For an aggressive type of lymphoma, a combination of chemotherapy and biological therapy is usually indicated, and sometimes radiation therapy will be added.
If treatment is required, there are several options that are utilized alone or in combination:
Chemotherapy: This is a drug treatment either as an injection or oral form that kills cancer cells. This treatment can involve one medication or multiple medications and be given alone or in conjunction with other therapies. This therapy is given in cycles, alternating treatment periods and non-treatment periods. The repetition of these cycles and the number of cycles will be determined by an oncologist based on the staging of the cancer and the medications used. Chemotherapy also harms normal cells that divide rapidly. This can lead to hair loss, GI symptoms, and difficulty with the immune system.
Radiation therapy: High doses of radiation are used to kill cancer cells and shrink tumors. This modality can be used alone or in conjunction with other therapies. Side effects usually depend on the type and dosage of the therapy as well as the area undergoing radiation therapy. Universally, patients tend to get tired during radiation therapy, especially toward the later stages of treatment.
Stem cell transplant: This procedure allows a patient to receive large doses of chemotherapy or radiation therapy to kill the lymphoma cells that might not be killed with standard levels of therapy. This therapy is used if the lymphoma returns after treatment. For this therapy, one needs to be admitted to the hospital. After the therapy, healthy stem cells (that were either taken from you before the therapy or from a donor) are injected to form a new immune system.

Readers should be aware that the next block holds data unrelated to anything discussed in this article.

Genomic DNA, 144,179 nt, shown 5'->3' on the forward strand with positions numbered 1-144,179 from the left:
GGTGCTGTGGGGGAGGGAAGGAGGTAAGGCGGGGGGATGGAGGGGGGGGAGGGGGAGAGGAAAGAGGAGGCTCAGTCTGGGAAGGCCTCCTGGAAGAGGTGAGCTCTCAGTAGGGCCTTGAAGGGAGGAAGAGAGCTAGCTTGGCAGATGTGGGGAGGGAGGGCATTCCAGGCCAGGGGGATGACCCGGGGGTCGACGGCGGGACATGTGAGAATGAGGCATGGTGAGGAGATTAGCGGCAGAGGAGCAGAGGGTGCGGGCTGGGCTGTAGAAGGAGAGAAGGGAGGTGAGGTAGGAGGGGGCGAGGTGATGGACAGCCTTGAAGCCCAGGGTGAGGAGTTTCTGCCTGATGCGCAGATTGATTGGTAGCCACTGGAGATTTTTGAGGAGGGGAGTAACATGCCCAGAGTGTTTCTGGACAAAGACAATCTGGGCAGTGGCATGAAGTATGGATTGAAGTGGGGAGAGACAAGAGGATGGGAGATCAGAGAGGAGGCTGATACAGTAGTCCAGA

Biological drugs: These are medications that enhance the immune system's ability to fight cancers. In NHL, monoclonal antibodies are used for treatment. The therapy is administered via an IV, and the monoclonal antibodies bind to the cancer cells and augment the immune system's ability to destroy cancer cells. Rituximab (Rituxan) is such a drug used in the treatment of B cell lymphoma. Side effects for this treatment are usually flu-like symptoms. Rarely, a person can have a severe reaction, including a drop in blood pressure or difficulty breathing.
Radio immunotherapy medications: These are made of monoclonal antibodies that transport radioactive materials directly to cancer cells. Because the radioactive material is traveling and binding directly to the cancer cell, more radiation is delivered to the cancer cell and less to the normal tissue.
Ibritumomab (Zevalin) and tositumomab (Bexxar) are two drugs approved for non-Hodgkin's lymphoma, with and without transformation, whose disease is refractory to Rituximab and has relapsed following chemotherapy.
Vorinostat is a FDA approved drug for the treatment of T-cell non-Hodgkin's lymphoma, more specifically for the treatment of cutaneous manifestations in patients with cutaneous T-cell lymphoma (CTCL) who have progressive, persistant or recurrent disease on or following two systemic therapies.
Refer to Research Publications.